Why does Europe not produce computer chips?

Cold war in the computer

The US government is doing everything possible: Your stimulus package of 1.9 billion dollars, which came into force on Thursday, is one of the largest in history. It adds to the hundreds of billions earmarked for infrastructure projects and technology funding. The EU and China act in a similar way, only on a smaller scale. With gigantic loan programs they want to save their economic potential through the crisis and occupy future markets. At the center of the struggle is currently a small device: computer chips. Because microprocessors do not only promise profit. For governments, they are also a crucial tool in building up their power.

Semiconductors are the small, ever faster beating heart of digitization, without them no society can function today. "Memory chips and processors are a basic technology," explains the New Responsibility Foundation, a think tank in Berlin. Every industry depends on them; all hopes for artificial intelligence, self-driving cars or super-fast computers rest on them. Those who make chips make others dependent on themselves. "That is why semiconductors are at the center of the growing rivalry between the US and China," the foundation said.

Global chip production is now concentrated in a few countries. The USA, Taiwan, South Korea, Japan, Europe and, increasingly, China share the market among themselves - and at the same time are dependent on each other. Because none of them have the entire range of production on their territory. Some specialize in individual production steps such as design, production or assembly, while others specialize in certain technologies such as memory chips or processors. Nobody has yet achieved "strategic autonomy" here.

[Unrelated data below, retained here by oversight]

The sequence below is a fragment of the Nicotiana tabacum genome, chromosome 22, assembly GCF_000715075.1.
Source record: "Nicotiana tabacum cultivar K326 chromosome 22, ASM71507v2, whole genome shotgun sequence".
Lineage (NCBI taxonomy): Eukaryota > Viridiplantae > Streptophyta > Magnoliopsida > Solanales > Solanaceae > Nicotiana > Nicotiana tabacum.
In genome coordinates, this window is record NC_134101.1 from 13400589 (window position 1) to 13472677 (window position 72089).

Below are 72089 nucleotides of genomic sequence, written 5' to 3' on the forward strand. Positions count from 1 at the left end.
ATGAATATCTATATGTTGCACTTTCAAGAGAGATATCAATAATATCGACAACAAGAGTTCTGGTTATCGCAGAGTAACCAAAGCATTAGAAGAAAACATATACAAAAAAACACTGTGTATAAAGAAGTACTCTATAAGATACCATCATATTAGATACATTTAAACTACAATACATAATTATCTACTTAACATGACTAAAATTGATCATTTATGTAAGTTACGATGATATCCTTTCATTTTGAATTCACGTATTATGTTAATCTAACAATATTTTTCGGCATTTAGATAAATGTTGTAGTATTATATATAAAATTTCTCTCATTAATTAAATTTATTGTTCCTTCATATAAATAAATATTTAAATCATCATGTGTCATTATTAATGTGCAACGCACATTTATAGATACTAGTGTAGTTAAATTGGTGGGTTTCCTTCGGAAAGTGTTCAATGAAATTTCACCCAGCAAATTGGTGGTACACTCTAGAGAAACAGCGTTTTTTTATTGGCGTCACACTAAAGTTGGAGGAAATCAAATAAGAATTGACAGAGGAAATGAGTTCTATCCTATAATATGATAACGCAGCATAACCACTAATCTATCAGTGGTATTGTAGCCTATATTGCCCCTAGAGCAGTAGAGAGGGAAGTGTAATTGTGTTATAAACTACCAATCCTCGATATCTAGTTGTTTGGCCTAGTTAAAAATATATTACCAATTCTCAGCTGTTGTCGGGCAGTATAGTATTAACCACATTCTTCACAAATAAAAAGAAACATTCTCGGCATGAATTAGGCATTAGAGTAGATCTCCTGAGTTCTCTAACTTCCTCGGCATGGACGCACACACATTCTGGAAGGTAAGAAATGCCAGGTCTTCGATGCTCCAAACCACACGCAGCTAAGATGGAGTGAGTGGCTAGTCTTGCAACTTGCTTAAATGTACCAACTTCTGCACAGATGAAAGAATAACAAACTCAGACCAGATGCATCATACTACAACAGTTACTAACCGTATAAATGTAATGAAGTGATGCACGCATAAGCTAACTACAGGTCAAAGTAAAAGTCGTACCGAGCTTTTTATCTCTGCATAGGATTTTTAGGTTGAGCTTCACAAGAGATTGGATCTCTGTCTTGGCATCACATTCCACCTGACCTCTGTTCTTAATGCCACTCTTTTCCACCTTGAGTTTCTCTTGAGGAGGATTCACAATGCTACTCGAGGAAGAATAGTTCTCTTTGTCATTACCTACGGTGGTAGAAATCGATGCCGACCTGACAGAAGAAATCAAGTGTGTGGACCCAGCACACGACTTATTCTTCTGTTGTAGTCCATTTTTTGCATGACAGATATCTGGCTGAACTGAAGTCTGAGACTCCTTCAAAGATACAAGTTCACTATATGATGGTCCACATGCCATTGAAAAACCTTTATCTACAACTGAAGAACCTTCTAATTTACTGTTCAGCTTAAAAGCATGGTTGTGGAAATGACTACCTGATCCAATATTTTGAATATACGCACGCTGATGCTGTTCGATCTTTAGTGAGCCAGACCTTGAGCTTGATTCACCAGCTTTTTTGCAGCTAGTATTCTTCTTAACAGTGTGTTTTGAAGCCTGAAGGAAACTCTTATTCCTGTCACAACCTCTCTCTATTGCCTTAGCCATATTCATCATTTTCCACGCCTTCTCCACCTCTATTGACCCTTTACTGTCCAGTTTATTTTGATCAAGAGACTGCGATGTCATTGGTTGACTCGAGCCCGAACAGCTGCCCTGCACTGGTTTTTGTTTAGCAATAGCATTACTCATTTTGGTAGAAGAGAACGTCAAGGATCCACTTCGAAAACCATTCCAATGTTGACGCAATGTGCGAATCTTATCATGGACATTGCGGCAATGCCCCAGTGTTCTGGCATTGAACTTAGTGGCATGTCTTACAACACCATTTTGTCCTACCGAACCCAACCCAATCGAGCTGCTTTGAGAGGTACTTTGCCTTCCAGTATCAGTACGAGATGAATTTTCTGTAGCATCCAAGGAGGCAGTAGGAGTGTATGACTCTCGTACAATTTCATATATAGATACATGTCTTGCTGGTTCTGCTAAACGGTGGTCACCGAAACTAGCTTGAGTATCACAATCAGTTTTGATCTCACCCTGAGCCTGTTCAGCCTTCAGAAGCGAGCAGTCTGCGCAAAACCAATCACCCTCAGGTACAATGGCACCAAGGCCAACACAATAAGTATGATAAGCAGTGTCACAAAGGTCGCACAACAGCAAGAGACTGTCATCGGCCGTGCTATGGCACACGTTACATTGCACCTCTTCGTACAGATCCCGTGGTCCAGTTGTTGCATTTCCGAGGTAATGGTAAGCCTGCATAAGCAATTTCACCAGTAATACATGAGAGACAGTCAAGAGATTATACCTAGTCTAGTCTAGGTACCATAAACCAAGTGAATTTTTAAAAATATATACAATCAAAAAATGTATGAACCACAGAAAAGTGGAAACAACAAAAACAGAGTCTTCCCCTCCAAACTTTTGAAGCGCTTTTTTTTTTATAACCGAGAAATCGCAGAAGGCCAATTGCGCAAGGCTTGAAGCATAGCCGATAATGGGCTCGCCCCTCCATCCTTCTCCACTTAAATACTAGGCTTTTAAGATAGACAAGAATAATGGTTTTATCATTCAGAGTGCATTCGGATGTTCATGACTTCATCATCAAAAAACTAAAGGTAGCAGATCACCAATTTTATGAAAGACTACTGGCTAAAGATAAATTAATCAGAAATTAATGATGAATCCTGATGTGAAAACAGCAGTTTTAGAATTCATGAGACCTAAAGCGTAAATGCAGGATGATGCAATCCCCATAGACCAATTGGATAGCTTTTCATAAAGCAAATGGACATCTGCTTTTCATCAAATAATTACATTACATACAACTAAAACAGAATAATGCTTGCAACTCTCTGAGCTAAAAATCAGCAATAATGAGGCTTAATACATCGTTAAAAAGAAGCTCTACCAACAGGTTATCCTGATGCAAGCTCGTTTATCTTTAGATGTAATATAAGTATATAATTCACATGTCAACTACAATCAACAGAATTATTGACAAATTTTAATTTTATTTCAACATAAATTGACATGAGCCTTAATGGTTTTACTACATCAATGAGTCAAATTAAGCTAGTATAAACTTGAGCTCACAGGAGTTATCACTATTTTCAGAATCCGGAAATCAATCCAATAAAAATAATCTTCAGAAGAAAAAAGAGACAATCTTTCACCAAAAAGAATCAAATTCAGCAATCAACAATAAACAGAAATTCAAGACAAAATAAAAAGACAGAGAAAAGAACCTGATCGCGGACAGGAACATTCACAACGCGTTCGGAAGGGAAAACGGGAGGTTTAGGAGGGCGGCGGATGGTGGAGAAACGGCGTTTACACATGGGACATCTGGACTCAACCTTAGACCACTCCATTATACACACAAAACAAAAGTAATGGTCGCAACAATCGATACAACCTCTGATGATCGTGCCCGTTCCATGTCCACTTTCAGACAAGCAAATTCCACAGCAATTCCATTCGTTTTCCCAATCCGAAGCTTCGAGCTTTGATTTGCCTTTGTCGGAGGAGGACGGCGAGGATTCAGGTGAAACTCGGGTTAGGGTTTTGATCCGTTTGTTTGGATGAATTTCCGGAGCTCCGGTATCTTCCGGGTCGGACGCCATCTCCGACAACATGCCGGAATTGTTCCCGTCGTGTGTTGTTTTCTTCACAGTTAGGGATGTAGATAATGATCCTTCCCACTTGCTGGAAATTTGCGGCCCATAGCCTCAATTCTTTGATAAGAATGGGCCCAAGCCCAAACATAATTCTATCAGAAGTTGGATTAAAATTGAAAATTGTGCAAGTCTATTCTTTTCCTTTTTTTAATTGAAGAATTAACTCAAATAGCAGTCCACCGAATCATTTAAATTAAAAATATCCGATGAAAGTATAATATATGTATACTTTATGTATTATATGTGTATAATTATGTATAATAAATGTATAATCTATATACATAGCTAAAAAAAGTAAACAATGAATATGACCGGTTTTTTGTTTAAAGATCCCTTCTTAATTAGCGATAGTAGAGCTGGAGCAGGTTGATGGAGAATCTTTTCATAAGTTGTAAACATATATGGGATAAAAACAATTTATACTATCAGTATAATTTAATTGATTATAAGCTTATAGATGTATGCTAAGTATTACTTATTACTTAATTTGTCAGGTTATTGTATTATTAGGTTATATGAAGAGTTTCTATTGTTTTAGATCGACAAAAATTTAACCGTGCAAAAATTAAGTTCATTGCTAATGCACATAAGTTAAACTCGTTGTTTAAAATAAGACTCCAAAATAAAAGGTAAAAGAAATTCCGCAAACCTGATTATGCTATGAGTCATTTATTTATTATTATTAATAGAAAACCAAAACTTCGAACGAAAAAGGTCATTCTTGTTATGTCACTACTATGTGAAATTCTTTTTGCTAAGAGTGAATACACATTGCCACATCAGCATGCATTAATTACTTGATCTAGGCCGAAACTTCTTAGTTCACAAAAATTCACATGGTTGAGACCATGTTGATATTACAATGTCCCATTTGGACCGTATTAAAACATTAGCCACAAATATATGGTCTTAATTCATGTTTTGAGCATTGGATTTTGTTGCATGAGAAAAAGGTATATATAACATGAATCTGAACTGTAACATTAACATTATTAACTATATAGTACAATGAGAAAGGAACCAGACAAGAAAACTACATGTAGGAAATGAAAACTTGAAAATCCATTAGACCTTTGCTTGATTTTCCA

The value chain is global and therefore prone to failure. The car manufacturers recently felt this. Problems with the delivery of chips from Taiwan put the production lines at a standstill at Ford and Toyota, and Volkswagen was unable to manufacture thousands of cars. With far-reaching consequences: Among other things, "the production disruptions in the automotive industry caused by delivery problems have prompted us to lower the forecast for economic growth for Germany," according to Deutsche Bank. This is how the world felt its dependence on the small country.

Taiwan "is potentially the most critical link in the entire semiconductor value chain," explains the New Responsibility Foundation. This gives the chip industry geopolitical importance. Because Beijing regards Taiwan as a province, "Taiwan lies in the center of gravity of Chinese security policy," said Mathieu Duchatel from the Paris Montaigne Institute to the Bloomberg information service. The Taipei government faces a potential risk of invasion. The US government, in turn, has made the Taiwan issue its main focus in Asia and continues to deliver weapons to the country.

US President Joe Biden has now placed the fields of semiconductors, artificial intelligence and networks at the center of his Asia strategy. This is about the fight of the »techno-democracies« against »techno-autocracies«, that is, China. Computer chips are a national security issue, Senator John Cornyn Bloomberg said, "because they run everything from F-35 stealth bombers to our cell phones."